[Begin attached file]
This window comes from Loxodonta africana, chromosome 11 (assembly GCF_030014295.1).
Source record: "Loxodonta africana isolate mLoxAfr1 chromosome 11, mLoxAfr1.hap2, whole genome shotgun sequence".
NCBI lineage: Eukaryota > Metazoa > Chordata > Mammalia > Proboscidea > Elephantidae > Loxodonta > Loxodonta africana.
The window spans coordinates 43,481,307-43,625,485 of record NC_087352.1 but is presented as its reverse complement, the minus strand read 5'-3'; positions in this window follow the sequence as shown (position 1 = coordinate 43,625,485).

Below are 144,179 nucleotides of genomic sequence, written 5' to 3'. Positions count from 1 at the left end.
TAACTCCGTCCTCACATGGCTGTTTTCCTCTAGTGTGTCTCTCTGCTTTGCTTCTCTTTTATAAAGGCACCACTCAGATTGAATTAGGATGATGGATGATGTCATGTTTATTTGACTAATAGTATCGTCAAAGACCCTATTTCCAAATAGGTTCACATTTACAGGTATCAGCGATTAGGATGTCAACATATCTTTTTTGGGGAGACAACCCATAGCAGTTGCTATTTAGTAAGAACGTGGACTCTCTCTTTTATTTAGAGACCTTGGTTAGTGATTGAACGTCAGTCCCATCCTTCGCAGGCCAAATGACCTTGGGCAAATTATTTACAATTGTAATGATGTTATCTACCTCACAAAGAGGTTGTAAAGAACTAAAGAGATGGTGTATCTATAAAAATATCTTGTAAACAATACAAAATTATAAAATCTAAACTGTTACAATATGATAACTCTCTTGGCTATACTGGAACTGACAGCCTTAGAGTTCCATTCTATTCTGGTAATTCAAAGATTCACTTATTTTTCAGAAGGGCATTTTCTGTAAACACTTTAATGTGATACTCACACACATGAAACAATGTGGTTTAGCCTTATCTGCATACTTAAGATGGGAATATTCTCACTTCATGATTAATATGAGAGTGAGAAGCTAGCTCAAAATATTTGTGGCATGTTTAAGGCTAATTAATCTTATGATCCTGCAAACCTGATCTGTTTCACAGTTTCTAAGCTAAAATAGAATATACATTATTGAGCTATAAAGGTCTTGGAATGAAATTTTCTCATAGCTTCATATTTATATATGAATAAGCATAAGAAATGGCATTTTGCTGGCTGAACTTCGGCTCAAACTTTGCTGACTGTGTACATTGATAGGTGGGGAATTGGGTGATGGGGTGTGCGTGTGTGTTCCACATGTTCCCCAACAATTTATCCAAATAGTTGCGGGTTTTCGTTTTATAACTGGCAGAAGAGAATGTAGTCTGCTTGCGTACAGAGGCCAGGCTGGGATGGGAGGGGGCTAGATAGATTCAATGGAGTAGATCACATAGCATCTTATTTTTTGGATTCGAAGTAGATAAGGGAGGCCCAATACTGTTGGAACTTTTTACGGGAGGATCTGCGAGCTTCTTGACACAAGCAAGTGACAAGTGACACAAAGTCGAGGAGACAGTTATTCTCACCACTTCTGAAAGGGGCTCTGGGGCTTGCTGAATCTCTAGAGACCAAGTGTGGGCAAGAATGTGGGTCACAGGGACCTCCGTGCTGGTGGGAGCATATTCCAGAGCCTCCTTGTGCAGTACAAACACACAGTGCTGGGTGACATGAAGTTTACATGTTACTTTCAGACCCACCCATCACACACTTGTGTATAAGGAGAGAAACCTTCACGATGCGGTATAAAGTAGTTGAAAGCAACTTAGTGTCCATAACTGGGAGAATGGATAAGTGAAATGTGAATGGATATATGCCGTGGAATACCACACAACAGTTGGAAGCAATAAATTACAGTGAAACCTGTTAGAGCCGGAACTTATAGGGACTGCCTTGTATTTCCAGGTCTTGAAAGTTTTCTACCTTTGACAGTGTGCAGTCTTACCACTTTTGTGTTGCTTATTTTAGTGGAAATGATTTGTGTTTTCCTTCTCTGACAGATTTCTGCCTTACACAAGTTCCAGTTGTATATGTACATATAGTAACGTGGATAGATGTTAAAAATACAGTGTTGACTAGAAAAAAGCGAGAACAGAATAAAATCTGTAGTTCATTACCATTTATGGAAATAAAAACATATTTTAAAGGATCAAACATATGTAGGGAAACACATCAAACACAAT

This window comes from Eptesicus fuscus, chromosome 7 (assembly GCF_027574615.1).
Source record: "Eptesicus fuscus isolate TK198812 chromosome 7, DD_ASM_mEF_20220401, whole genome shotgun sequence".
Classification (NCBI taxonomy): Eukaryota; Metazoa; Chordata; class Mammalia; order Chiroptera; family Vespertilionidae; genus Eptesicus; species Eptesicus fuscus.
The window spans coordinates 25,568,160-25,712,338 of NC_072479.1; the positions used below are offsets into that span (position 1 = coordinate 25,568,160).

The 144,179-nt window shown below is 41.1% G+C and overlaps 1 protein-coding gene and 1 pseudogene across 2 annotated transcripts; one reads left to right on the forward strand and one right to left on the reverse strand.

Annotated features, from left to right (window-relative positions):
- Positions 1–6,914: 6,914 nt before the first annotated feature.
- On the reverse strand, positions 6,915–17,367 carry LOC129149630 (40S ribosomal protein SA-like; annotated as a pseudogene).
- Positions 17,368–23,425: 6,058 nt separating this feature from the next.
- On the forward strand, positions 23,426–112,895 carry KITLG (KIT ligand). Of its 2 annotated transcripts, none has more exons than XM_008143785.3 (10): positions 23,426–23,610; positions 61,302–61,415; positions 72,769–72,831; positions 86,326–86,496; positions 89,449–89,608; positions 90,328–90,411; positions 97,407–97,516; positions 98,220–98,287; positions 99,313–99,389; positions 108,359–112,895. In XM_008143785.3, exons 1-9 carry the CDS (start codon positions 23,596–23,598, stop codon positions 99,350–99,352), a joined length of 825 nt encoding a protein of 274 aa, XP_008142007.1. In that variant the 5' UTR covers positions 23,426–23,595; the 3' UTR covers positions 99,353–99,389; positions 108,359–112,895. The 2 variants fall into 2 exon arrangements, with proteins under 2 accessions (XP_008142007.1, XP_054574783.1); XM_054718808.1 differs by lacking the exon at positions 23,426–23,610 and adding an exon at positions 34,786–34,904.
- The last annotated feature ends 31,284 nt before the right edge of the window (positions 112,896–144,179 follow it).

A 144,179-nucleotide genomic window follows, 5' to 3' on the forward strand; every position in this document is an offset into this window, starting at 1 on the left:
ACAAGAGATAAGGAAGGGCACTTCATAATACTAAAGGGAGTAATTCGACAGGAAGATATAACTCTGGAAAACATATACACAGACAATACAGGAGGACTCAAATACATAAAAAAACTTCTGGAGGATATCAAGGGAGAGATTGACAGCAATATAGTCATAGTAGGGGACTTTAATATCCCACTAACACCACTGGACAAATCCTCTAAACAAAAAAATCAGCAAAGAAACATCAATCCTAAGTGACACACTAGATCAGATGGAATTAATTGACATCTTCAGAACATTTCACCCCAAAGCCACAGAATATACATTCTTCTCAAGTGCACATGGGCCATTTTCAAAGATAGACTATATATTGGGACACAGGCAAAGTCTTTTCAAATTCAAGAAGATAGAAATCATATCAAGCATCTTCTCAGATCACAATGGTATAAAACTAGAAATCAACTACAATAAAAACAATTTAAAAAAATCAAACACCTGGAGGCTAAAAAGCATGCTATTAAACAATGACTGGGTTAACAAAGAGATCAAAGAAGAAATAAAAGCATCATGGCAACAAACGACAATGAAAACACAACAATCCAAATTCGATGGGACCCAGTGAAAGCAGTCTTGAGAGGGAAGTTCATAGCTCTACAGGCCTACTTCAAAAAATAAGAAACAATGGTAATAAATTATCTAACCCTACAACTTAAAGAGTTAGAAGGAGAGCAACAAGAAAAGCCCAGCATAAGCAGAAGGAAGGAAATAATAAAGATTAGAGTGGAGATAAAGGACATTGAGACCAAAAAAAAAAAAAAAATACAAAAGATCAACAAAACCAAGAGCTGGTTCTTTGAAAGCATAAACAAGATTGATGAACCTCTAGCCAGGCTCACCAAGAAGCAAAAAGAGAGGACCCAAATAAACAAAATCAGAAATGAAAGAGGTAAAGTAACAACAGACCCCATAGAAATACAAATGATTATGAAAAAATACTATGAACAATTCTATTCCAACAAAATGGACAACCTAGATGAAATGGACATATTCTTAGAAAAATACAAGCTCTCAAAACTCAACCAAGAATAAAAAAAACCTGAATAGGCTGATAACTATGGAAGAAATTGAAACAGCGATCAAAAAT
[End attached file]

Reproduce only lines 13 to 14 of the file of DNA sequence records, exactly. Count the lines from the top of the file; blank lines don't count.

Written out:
- Positions 1–6,914: 6,914 nt before the first annotated feature.
- On the reverse strand, positions 6,915–17,367 carry LOC129149630 (40S ribosomal protein SA-like; annotated as a pseudogene).